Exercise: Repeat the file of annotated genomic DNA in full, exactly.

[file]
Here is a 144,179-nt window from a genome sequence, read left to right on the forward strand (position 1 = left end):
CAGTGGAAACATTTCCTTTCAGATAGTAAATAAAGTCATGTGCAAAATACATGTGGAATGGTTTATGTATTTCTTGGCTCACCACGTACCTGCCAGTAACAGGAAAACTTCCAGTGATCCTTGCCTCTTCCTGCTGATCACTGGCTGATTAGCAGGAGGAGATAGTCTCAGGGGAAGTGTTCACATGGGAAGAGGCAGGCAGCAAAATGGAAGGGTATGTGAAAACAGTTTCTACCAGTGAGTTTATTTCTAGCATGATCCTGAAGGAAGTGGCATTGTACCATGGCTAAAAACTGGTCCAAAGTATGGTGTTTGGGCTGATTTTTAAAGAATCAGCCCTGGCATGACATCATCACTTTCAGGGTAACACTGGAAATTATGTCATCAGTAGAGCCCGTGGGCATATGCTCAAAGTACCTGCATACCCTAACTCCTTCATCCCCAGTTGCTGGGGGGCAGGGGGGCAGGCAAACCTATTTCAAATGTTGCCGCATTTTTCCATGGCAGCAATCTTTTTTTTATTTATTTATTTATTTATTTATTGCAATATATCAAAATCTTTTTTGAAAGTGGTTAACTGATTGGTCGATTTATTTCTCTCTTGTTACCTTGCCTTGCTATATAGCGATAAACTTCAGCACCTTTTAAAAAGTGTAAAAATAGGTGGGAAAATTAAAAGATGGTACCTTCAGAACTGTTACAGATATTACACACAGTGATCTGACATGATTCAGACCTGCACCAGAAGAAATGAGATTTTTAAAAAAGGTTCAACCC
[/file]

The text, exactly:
Here is a 144,179-nt window from a genome sequence, read left to right on the forward strand (position 1 = left end):
CAGTGGAAACATTTCCTTTCAGATAGTAAATAAAGTCATGTGCAAAATACATGTGGAATGGTTTATGTATTTCTTGGCTCACCACGTACCTGCCAGTAACAGGAAAACTTCCAGTGATCCTTGCCTCTTCCTGCTGATCACTGGCTGATTAGCAGGAGGAGATAGTCTCAGGGGAAGTGTTCACATGGGAAGAGGCAGGCAGCAAAATGGAAGGGTATGTGAAAACAGTTTCTACCAGTGAGTTTATTTCTAGCATGATCCTGAAGGAAGTGGCATTGTACCATGGCTAAAAACTGGTCCAAAGTATGGTGTTTGGGCTGATTTTTAAAGAATCAGCCCTGGCATGACATCATCACTTTCAGGGTAACACTGGAAATTATGTCATCAGTAGAGCCCGTGGGCATATGCTCAAAGTACCTGCATACCCTAACTCCTTCATCCCCAGTTGCTGGGGGGCAGGGGGGCAGGCAAACCTATTTCAAATGTTGCCGCATTTTTCCATGGCAGCAATCTTTTTTTTATTTATTTATTTATTTATTTATTGCAATATATCAAAATCTTTTTTGAAAGTGGTTAACTGATTGGTCGATTTATTTCTCTCTTGTTACCTTGCCTTGCTATATAGCGATAAACTTCAGCACCTTTTAAAAAGTGTAAAAATAGGTGGGAAAATTAAAAGATGGTACCTTCAGAACTGTTACAGATATTACACACAGTGATCTGACATGATTCAGACCTGCACCAGAAGAAATGAGATTTTTAAAAAAGGTTCAACCC